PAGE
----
U.S. Route 19 in Florida runs 264 miles (425 km) along Florida's west coast from an interchange with U.S. Route 41 in Memphis, Florida, south of Tampa, and continues to the Georgia border north of Monticello, Florida.
US 19 remains independent of I-75, even as the routes converge in the Tampa Bay Area. The route is co-signed with Interstate 275 over the Sunshine Skyway Bridge, a cable-stayed bridge over the mouth of Tampa Bay, US 98 between Chassahowitzka and Perry, Alternate US 27 between Chiefland and Perry, and US 27 between and Perry and Capps.
The road begins at an interchange with U.S. Route 41 in Manatee County, and remains independent until the interchange with Interstate 275 at Exit 5, where it overlaps I-275 across the Sunshine Skyway Bridge, the terminus of which is at Interstate 275 & State Road 682 at Exit 17.
According to a Dateline NBC study, part of US 19 in Florida is the most dangerous road in the United States. A Florida Highway Patrol test period beginning in 1998 and ending in 2003, as mandated by the National Highway Traffic Safety Administration, showed the stretch of US 19 from Pasco County to Pinellas County to average approximately 52 deaths a year, or 262 deaths in the 5-year duration of the study. 100 of these deaths were pedestrian related making US 19 the #1 worst road to walk on in these two counties. Multiple efforts to improve US 19 have been suggested to the FDOT.
Within Downtown St. Petersburg, US 19 crosses Alternate US 19, which used to serve as the southern terminus of Alt US 19 until 2006. US 19 runs along 34th Street until just south of the interchange at State Road 694 at Gandy and Park Boulevards in Pinellas Park. This interchange was intended for the formerly proposed Gandy Freeway. In eastern Largo, State Road 688 shares an interchange with the northern terminus of State Road 693, a road that leads to St. Pete Beach and was once part of State Road A19A. Immediately after this, the next interchange is at State Road 686, the road to the St. Petersburg-Clearwater Airport. State Road 60 is the site of the world's first Single-point urban interchange. Drew Street is north of the interchange, and for years has been a source of major accidents. By 2006, the freeway gap was filled between SR 60 and Sunset Point Boulevard, however the service roads terminate at a creek between Drew Street and Coachman Road, creating a traffic situation similar to that of the Oakdale Merge on Long Island, New York.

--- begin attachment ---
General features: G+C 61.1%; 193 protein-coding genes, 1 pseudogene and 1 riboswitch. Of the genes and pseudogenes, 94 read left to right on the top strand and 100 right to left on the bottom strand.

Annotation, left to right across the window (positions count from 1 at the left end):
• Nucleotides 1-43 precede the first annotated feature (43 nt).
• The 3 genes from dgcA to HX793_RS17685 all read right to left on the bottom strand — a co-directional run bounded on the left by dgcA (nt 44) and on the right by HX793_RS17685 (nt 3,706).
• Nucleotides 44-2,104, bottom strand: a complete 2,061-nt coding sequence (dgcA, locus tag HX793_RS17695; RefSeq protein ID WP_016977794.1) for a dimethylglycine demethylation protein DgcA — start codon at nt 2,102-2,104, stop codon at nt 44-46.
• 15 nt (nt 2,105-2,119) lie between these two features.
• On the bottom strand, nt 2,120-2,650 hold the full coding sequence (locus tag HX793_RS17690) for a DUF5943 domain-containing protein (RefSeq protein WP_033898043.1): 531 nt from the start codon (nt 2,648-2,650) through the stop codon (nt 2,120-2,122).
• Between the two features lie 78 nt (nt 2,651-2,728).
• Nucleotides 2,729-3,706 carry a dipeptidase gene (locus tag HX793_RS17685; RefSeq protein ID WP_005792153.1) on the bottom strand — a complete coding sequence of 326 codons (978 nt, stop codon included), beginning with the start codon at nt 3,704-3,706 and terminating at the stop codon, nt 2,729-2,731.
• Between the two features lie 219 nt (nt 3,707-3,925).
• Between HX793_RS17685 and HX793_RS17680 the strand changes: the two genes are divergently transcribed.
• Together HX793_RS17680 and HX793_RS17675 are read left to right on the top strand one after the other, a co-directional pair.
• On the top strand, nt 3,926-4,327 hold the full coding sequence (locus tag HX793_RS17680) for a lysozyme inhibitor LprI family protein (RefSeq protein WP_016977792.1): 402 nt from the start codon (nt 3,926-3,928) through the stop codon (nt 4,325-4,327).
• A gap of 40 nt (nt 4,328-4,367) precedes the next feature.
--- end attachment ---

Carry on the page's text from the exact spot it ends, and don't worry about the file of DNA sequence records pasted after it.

As of 2017, US 19 is built to freeway standards from just south of 49th Street N to just north of Tampa Road. The freeway is built in the style of many Texas freeways, with service roads along the length of the route and Texas u-turns at major interchanges.